It is often more important to think not about what you can give up in order to accomplish your goals, but what you must keep in your life. I made the mistake of only thinking about what I could give up (personal time and sleep), and not what I needed (time with friends and family) in order to remain happy and help me accomplish my goals.

So when thinking about your priorities and setting and accomplishing your next goal, try to spend as much time (if not more) thinking about what you need to keep versus what you have to give away. This will allow you to make smart decisions about the true sacrifices you are willing to take, and who or what in the end will help you to achieve more.

Hiking and the Journey of Success

Hiking is a great form of exercise. It clears the mind and can also be physically challenging. But I think what is most important about hiking is the lessons we learn from it, and how we go about hiking, that can stand for and relate to many things in life.

I would say around 75% of the hikes we take are to reach a certain point or destination. And what I find so fascinating is that the goal of these hikes is generally to get half way. What I mean is that the destinations we set out to reach are only half way along the hike. We go toward some lake, mountain top, valley, etc., but that is almost always just the half way point. We go to great lengths in order to reach these destinations, and when they are reached, we temporarily forget that we must make the journey back towards where we started. Which often times means turning around and going back the exact way we came.

I think there is something profoundly sad about this. That our goals, in hiking and in life, are to reach the half way point. To reach the “pinnacle”, and forgetting the journey afterwards. We set goals that really are only just half way there. And usually, the journey back is never as exciting, because you’ve seen all of the same trees and trails before because it is exactly how you came in. We really end our hikes and our goals 50% earlier than we should. Which often leads to disappointment and leaving with a sense of being underwhelmed. We forget about the glory and the grandeur of our successes because we must push on past them and travel back into the familiar which becomes mundane.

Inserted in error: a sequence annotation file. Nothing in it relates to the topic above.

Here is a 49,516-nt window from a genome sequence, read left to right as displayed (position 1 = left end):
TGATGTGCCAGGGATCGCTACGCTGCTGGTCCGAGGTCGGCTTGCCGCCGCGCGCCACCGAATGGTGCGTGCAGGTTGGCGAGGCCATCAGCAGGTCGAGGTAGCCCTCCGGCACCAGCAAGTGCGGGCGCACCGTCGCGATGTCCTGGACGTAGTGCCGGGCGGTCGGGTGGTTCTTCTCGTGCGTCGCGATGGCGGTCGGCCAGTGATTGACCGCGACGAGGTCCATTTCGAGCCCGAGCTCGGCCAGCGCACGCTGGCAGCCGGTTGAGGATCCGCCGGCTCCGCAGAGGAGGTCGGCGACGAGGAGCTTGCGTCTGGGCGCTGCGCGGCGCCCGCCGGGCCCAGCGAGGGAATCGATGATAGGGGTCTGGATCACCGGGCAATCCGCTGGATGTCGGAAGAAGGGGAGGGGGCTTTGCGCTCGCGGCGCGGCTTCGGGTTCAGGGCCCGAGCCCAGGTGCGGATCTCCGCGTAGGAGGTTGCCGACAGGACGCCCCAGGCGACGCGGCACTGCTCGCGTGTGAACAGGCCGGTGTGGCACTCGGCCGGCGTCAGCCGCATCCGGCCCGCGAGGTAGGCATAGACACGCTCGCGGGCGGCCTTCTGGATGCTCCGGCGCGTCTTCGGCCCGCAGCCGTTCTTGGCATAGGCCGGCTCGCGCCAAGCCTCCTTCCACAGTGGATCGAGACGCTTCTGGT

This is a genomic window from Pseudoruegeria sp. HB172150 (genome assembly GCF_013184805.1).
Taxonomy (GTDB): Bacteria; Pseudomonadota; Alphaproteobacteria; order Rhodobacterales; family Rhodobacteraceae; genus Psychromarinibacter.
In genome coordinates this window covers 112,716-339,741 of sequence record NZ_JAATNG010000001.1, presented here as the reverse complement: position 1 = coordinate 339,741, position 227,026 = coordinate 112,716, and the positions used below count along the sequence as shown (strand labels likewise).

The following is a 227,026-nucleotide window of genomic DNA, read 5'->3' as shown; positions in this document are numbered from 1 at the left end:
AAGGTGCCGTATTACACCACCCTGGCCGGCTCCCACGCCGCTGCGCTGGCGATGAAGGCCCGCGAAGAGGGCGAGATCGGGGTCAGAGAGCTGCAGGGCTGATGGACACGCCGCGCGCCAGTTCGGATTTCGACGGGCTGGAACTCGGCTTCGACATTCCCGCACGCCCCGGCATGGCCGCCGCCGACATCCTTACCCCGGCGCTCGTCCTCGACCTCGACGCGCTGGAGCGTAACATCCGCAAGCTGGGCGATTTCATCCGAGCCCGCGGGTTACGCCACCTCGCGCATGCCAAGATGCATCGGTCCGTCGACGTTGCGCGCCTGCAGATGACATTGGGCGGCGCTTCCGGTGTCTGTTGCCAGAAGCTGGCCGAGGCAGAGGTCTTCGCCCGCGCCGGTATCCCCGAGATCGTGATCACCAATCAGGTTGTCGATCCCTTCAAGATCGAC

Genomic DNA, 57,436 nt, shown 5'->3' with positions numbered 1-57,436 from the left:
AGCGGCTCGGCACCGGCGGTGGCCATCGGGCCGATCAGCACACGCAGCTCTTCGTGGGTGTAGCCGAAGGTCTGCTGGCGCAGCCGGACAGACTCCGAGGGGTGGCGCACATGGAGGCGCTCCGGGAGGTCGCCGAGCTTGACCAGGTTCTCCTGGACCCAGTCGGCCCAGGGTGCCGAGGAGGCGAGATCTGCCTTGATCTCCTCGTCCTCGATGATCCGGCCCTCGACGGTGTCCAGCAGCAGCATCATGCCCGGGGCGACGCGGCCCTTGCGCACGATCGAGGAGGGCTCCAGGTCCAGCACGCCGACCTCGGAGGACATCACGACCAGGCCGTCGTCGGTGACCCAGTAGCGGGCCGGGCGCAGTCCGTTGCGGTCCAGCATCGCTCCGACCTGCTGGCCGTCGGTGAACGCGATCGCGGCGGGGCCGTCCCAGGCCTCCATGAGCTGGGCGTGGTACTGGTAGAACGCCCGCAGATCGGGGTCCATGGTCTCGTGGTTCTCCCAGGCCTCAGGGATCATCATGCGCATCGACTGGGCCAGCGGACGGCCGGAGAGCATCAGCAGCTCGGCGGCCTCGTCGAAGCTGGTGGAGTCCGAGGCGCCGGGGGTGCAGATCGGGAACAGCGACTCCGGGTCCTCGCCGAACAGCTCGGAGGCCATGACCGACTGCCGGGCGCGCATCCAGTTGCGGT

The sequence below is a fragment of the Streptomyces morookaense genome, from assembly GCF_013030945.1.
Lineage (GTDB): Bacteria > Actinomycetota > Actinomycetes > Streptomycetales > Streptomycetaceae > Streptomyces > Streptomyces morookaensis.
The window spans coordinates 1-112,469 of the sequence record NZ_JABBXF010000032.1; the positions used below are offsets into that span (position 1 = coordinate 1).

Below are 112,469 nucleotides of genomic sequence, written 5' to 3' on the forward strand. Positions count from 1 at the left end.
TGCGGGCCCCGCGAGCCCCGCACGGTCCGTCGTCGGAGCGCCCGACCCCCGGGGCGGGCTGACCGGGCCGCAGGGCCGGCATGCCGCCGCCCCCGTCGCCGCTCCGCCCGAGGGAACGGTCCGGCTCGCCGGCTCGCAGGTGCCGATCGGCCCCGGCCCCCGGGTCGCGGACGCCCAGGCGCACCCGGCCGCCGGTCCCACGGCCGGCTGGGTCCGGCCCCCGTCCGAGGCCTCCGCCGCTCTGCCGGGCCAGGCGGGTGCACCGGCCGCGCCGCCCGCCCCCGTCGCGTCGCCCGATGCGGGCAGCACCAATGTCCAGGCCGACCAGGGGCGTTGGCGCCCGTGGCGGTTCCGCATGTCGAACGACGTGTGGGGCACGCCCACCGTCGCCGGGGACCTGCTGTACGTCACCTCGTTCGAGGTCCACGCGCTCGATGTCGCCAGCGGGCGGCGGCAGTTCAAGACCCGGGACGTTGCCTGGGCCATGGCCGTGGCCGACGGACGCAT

What I mean is that we should not get so caught up on the successes and achievements of any single endeavor, that we forget about the journey, to it and thereafter. Turning around to go home should not be the mentality that we take when we hike or when we reach any goal we set out to achieve. In love and in life we must appreciate the hardships and troubles along the way in order to appreciate and enjoy the success of achievement even more. And we also must appreciate the journey to come after. You still have a few miles to go after you reach that mountaintop. While they will be down hill, they will still be trying and difficult times. Your perspective will change and you will be tired from the journey there, but you cannot become apathetic. Because you’re only half way there. And it’s time to work hard and enjoy the rest of the way.

Each new day is one to reach a new peak, a new destination, a new goal. But when we’ve reached that goal, there is still so much more to go until you can say that you have achieved it. Times will get hard, and it is always good to remember what it felt like to succeed and to reach that hilltop, but longing for the beauty of the past distracts from the beauty of the future. It leads to unhappiness and a loss of hope.

Set goals that will last a lifetime so that you’re constantly striving toward something, constantly climbing upward. So that when you reach that beautiful lake, that is where you will stay and live forever, instead of turning around, longing for the past with your head down, watching one foot step in front of the other and forgetting to look around you to see the wonder of the journey to come.